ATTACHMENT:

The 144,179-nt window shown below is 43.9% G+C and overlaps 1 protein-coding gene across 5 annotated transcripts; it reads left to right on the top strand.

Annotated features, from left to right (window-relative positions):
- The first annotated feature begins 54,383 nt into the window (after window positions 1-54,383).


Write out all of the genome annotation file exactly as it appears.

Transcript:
The 144,179-nt window shown below is 43.9% G+C and overlaps 1 protein-coding gene across 5 annotated transcripts; it reads left to right on the top strand.

Annotated features, from left to right (window-relative positions):
- The first annotated feature begins 54,383 nt into the window (after window positions 1-54,383).